Gain a broader understanding of different cultures, the literature of their area and the structure and functioning of languages through linguistics. With globalization progressing at a rapid speed, dealing with people from a variety of cultural and linguistic backgrounds will become increasingly important, both in our professional and personal lives.
- Three or four year degree
- Full or part-time program
- You can enter this program directly from high school
- You can begin this program off-campus
What you will learn
You will be combining two (or more) languages in conjunction with courses in linguistics and comparative literature. You will gain a broader understanding of different cultures, the literature of your chosen area and the structure and functioning of languages through linguistics. The primary language course options include French, German and Spanish.
A first-year schedule sample
This degree program is flexible and offers you the opportunity to take courses in many different subject areas. Here’s what a typical first-year schedule might look like:
|FREN 122 or SPAN 114a||Intermediate French I or Elementary Spanish I|
|LIT 110a||Journeys in Masterpieces of European Languages in English Translation|
|Languagea||Any introductory course in a Language other than English (different language than above)|
|LING 111a||Structure of Language|
|HIST 195b||History Matters Indigenous Perspectives on Canadian History|
|FREN 125 or SPAN 117a||Intermediate French I or Elementary Spanish I|
|ENG 114a||Literature and Composition Reading Culture|
|LIT 111a||Rebellion in Masterpieces of European Languages in English Translation|
|LING 112a||Dynamics of Language|
|MATH 101c||Quantitative Reasoning|
a Required or eligible course for the major
b One of the course options to complete the Indigenous Learning Requirement
c One of the course options to complete the Quantitative Reasoning Requirement
The Course and Program Catalogue has the complete and official listing of required classes and their descriptions for this program.
LING 243: Morphological Patterns in Language
Introduces articulatory phonetics, the structure and functioning of the vocal tract, the major classes of speech sounds and systems of phonetic notation. A brief discussion of acoustic and perceptual phonetics will be given. Recognition, production and notation of speech sounds and the preliminaries of phonological analysis will be emphasized.
FREN 272: Quebec Society and Culture
A study of the evolution of Quebec society (history, politics, religion, education, language, literature, song, women's and native rights, etc.) with emphasis on contemporary society.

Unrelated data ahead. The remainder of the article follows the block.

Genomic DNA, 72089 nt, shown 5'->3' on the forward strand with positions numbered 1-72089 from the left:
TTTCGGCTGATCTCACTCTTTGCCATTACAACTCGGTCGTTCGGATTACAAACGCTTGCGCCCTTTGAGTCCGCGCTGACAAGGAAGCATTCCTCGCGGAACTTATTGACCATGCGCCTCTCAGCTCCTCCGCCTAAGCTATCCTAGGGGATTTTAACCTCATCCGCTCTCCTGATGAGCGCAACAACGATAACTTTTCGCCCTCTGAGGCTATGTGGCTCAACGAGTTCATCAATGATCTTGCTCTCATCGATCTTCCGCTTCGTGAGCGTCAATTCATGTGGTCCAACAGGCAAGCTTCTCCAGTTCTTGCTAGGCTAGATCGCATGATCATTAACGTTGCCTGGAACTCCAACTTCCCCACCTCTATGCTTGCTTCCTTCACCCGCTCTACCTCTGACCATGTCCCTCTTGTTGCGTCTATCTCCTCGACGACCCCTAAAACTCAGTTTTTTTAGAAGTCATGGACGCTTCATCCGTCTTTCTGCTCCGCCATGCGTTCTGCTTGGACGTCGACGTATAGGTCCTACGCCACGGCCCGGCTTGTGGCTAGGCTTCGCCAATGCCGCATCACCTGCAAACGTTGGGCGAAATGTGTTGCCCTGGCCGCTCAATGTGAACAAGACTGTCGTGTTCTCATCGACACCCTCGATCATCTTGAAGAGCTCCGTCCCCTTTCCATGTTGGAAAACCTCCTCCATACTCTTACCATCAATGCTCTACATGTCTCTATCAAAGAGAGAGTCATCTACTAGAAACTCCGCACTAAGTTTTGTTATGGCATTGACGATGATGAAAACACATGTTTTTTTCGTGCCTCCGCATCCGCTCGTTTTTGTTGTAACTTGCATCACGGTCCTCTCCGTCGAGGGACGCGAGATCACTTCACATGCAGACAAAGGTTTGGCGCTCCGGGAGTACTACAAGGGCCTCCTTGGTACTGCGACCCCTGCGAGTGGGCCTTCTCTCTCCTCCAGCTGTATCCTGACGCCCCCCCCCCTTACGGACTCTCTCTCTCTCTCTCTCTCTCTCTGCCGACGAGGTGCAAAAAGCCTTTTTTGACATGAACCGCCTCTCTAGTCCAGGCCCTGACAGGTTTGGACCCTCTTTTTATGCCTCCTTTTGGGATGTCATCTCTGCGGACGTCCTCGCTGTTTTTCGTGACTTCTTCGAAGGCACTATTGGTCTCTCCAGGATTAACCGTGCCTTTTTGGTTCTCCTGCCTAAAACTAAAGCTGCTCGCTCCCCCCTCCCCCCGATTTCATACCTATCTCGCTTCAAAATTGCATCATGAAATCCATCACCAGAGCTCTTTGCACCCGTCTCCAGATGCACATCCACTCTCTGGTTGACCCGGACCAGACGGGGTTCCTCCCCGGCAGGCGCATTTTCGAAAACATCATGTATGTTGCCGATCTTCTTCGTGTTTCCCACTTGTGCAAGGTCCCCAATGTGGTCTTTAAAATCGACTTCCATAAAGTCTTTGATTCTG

LING 253.3: Aboriginal Languages of Canada
Linguistic structures and genetic relationships of indigenous languages of the Americas with focus on languages spoken in Canada. Language development is discussed comparing pre- and post colonization contexts. A central theme of the course will be the causes and consequences of language and culture loss on the individual and the societal level. The course addresses the role of speakers, educators, and linguists in language education, research, and revitalization.
Study and work abroad programs
In addition to local opportunities to celebrate French and francophone culture, students are encouraged to participate in any one of many study and work abroad programs, including Explore, the federally-funded five-week French Immersion program in Québec and other provinces.
Because class sizes are smaller than in other first year courses, and a second-language provides the ultimate level playing field, students become part of a close-knit community in the Languages, Literatures and Cultural Studies Department. Not only do the professors know their students by name, but they are also able to offer personal interaction both in class and in the francophone community at large.
This program offers a great deal of flexibility through diverse course offerings of international, national and provincial importance.
All our French professors are involved in the Fransaskois community, and enhance their classes with trips to French movies, live theatre, musical events, variety shows, conferences and translation slams.
Some career opportunities include:
- Community relations director
- Foreign service officer
- Government agency administrator
- Press liaison
- Technical writer
- Speech therapist
|Canadian students||International students|
Tuition will vary depending on the type and number of classes you take in a year. This estimate reflects a typical amount you could expect to pay in your first year if you enroll in a full course load, the maximum number of courses allowed (2023-2024 Canadian dollar rates).
Student fees are used to fund specific student benefits, including health, vision and dental coverage, a bus pass, recreational programs and fitness centre access.
The cost of books and supplies varies widely depending on the courses you choose. It is recommended that you budget between $1,500-$2,500 per year.
These Bachelor of Arts (B.A.) Modern Languages degrees are offered by the University of Saskatchewan's College of Arts and Science:
You should consult with an academic advisor in the college when you begin your studies to decide if you want a four-year or three-year degree.
Admission requirements and deadlines
Ready to apply?
A non-refundable application fee of $90 CAD is required before your application will be processed.
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